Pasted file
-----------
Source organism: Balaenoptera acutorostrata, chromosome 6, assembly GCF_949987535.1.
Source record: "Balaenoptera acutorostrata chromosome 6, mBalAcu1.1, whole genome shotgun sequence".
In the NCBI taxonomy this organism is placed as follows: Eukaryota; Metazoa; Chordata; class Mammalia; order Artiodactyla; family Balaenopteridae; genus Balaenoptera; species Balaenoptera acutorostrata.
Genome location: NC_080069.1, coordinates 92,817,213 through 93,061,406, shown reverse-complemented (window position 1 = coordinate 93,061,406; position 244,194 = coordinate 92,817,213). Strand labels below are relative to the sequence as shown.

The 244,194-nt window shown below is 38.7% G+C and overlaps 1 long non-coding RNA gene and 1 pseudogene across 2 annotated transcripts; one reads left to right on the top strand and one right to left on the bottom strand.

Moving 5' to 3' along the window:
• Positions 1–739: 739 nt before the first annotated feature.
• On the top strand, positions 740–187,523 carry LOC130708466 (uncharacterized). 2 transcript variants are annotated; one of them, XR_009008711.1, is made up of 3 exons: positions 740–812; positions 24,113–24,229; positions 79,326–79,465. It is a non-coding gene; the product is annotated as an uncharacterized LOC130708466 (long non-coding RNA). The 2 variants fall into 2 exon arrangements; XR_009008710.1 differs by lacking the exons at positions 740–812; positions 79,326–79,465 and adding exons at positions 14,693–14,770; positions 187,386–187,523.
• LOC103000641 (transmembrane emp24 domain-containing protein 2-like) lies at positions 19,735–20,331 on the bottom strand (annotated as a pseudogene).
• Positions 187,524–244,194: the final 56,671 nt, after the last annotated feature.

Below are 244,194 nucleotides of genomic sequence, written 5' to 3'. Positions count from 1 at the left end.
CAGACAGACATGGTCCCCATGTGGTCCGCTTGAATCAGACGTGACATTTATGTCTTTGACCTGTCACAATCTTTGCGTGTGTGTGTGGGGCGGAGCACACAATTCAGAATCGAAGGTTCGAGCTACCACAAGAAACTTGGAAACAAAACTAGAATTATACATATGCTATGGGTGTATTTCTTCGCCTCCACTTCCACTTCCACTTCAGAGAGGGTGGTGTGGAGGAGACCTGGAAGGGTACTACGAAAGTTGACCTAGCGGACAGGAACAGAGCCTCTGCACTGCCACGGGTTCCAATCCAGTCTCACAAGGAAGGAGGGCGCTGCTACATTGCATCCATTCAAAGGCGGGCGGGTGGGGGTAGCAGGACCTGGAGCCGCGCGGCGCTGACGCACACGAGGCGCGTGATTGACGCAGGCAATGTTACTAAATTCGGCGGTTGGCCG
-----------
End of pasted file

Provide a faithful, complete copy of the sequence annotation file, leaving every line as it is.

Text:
Source organism: Balaenoptera acutorostrata, chromosome 6, assembly GCF_949987535.1.
Source record: "Balaenoptera acutorostrata chromosome 6, mBalAcu1.1, whole genome shotgun sequence".
In the NCBI taxonomy this organism is placed as follows: Eukaryota; Metazoa; Chordata; class Mammalia; order Artiodactyla; family Balaenopteridae; genus Balaenoptera; species Balaenoptera acutorostrata.
Genome location: NC_080069.1, coordinates 92,817,213 through 93,061,406, shown reverse-complemented (window position 1 = coordinate 93,061,406; position 244,194 = coordinate 92,817,213). Strand labels below are relative to the sequence as shown.

The 244,194-nt window shown below is 38.7% G+C and overlaps 1 long non-coding RNA gene and 1 pseudogene across 2 annotated transcripts; one reads left to right on the top strand and one right to left on the bottom strand.

Moving 5' to 3' along the window:
• Positions 1–739: 739 nt before the first annotated feature.
• On the top strand, positions 740–187,523 carry LOC130708466 (uncharacterized). 2 transcript variants are annotated; one of them, XR_009008711.1, is made up of 3 exons: positions 740–812; positions 24,113–24,229; positions 79,326–79,465. It is a non-coding gene; the product is annotated as an uncharacterized LOC130708466 (long non-coding RNA). The 2 variants fall into 2 exon arrangements; XR_009008710.1 differs by lacking the exons at positions 740–812; positions 79,326–79,465 and adding exons at positions 14,693–14,770; positions 187,386–187,523.
• LOC103000641 (transmembrane emp24 domain-containing protein 2-like) lies at positions 19,735–20,331 on the bottom strand (annotated as a pseudogene).
• Positions 187,524–244,194: the final 56,671 nt, after the last annotated feature.

Below are 244,194 nucleotides of genomic sequence, written 5' to 3'. Positions count from 1 at the left end.
CAGACAGACATGGTCCCCATGTGGTCCGCTTGAATCAGACGTGACATTTATGTCTTTGACCTGTCACAATCTTTGCGTGTGTGTGTGGGGCGGAGCACACAATTCAGAATCGAAGGTTCGAGCTACCACAAGAAACTTGGAAACAAAACTAGAATTATACATATGCTATGGGTGTATTTCTTCGCCTCCACTTCCACTTCCACTTCAGAGAGGGTGGTGTGGAGGAGACCTGGAAGGGTACTACGAAAGTTGACCTAGCGGACAGGAACAGAGCCTCTGCACTGCCACGGGTTCCAATCCAGTCTCACAAGGAAGGAGGGCGCTGCTACATTGCATCCATTCAAAGGCGGGCGGGTGGGGGTAGCAGGACCTGGAGCCGCGCGGCGCTGACGCACACGAGGCGCGTGATTGACGCAGGCAATGTTACTAAATTCGGCGGTTGGCCG